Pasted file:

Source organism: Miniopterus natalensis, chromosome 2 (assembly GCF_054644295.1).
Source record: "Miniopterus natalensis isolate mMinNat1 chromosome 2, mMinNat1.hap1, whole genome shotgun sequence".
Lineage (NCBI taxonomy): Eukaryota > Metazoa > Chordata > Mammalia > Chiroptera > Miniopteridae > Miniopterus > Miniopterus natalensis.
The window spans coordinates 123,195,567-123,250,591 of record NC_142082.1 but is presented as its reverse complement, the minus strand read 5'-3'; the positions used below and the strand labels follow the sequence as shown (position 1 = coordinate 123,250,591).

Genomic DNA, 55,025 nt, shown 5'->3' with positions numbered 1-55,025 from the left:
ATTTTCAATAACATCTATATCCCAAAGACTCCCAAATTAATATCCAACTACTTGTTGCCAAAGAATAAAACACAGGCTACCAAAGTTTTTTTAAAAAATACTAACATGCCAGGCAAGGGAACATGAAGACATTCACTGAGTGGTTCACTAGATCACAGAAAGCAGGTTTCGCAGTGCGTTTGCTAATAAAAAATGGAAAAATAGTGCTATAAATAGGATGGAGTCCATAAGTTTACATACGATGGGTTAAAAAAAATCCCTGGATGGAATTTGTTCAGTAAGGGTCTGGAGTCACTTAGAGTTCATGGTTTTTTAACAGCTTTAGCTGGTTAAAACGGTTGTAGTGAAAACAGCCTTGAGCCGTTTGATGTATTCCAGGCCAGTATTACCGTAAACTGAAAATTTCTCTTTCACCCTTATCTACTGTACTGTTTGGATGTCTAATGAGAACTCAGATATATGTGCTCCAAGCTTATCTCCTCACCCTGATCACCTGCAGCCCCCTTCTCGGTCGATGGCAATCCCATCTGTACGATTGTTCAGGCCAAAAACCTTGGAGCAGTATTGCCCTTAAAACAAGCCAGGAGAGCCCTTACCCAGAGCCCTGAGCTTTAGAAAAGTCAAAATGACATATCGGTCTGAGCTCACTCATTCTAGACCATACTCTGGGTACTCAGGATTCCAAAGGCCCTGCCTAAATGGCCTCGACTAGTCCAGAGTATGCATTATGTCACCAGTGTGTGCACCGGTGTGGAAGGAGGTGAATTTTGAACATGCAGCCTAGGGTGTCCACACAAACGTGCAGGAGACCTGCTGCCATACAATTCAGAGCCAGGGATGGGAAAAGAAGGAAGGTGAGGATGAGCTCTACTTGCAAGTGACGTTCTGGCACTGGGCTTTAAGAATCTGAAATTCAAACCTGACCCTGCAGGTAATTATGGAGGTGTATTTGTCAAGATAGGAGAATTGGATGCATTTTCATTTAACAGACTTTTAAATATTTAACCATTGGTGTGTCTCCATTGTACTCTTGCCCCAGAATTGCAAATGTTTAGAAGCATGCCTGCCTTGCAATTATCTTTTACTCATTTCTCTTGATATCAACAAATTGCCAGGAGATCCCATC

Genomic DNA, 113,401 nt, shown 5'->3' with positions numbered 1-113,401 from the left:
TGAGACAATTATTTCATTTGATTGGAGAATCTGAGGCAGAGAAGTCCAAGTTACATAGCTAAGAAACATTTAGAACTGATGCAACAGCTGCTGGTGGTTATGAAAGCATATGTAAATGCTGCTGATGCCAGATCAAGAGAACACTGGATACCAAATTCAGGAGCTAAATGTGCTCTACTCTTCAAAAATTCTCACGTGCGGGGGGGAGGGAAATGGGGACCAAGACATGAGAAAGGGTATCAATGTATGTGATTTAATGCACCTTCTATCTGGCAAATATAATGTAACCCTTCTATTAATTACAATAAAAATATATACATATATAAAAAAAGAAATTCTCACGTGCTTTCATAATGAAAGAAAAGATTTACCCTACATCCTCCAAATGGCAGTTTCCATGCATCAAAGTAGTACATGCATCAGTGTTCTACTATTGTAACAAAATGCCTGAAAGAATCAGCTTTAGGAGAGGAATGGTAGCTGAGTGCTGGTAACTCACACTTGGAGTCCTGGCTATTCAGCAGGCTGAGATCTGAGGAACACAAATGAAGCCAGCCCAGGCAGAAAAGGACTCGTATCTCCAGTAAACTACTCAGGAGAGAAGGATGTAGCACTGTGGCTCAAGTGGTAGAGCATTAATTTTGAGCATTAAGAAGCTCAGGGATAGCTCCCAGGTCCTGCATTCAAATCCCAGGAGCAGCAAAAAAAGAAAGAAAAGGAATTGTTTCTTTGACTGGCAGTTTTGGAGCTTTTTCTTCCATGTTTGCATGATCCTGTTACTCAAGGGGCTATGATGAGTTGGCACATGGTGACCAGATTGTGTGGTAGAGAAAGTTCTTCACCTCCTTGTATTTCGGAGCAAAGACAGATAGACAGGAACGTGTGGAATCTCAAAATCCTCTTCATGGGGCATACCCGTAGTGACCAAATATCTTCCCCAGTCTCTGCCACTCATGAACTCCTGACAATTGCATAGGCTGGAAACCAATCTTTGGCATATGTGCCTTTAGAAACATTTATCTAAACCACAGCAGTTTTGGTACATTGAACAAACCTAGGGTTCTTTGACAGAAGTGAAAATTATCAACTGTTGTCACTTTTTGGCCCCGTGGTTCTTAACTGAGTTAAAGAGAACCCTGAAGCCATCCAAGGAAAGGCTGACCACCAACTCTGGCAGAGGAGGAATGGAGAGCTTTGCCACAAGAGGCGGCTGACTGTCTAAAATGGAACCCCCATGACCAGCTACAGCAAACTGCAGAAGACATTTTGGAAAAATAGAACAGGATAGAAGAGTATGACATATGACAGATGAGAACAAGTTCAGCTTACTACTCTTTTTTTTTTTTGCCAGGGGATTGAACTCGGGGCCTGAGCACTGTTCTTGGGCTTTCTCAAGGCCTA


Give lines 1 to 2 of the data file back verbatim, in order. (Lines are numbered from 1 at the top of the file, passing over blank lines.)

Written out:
Source organism: Miniopterus natalensis, chromosome 2 (assembly GCF_054644295.1).
Source record: "Miniopterus natalensis isolate mMinNat1 chromosome 2, mMinNat1.hap1, whole genome shotgun sequence".